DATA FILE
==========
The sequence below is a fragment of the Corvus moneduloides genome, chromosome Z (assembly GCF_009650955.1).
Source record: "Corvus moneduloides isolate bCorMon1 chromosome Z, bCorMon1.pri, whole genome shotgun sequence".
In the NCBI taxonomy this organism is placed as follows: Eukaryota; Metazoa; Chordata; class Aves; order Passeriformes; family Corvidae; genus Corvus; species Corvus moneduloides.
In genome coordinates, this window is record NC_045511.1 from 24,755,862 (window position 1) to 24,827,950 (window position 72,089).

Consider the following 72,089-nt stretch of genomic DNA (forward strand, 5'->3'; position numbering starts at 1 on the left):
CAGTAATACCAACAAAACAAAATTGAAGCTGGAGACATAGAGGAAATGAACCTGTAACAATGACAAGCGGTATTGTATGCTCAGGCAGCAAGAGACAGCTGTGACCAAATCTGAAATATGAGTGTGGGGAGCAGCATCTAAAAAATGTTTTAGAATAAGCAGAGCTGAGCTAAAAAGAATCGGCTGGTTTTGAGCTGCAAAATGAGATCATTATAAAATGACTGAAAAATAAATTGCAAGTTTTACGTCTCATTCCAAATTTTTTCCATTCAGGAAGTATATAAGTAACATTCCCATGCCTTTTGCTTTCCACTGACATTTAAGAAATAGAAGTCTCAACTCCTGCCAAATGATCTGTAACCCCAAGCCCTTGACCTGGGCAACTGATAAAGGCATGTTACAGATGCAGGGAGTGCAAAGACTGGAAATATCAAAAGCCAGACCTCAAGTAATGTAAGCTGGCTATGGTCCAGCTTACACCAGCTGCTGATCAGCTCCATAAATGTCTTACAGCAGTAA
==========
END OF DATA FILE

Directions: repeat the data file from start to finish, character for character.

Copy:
The sequence below is a fragment of the Corvus moneduloides genome, chromosome Z (assembly GCF_009650955.1).
Source record: "Corvus moneduloides isolate bCorMon1 chromosome Z, bCorMon1.pri, whole genome shotgun sequence".
In the NCBI taxonomy this organism is placed as follows: Eukaryota; Metazoa; Chordata; class Aves; order Passeriformes; family Corvidae; genus Corvus; species Corvus moneduloides.
In genome coordinates, this window is record NC_045511.1 from 24,755,862 (window position 1) to 24,827,950 (window position 72,089).

Consider the following 72,089-nt stretch of genomic DNA (forward strand, 5'->3'; position numbering starts at 1 on the left):
CAGTAATACCAACAAAACAAAATTGAAGCTGGAGACATAGAGGAAATGAACCTGTAACAATGACAAGCGGTATTGTATGCTCAGGCAGCAAGAGACAGCTGTGACCAAATCTGAAATATGAGTGTGGGGAGCAGCATCTAAAAAATGTTTTAGAATAAGCAGAGCTGAGCTAAAAAGAATCGGCTGGTTTTGAGCTGCAAAATGAGATCATTATAAAATGACTGAAAAATAAATTGCAAGTTTTACGTCTCATTCCAAATTTTTTCCATTCAGGAAGTATATAAGTAACATTCCCATGCCTTTTGCTTTCCACTGACATTTAAGAAATAGAAGTCTCAACTCCTGCCAAATGATCTGTAACCCCAAGCCCTTGACCTGGGCAACTGATAAAGGCATGTTACAGATGCAGGGAGTGCAAAGACTGGAAATATCAAAAGCCAGACCTCAAGTAATGTAAGCTGGCTATGGTCCAGCTTACACCAGCTGCTGATCAGCTCCATAAATGTCTTACAGCAGTAA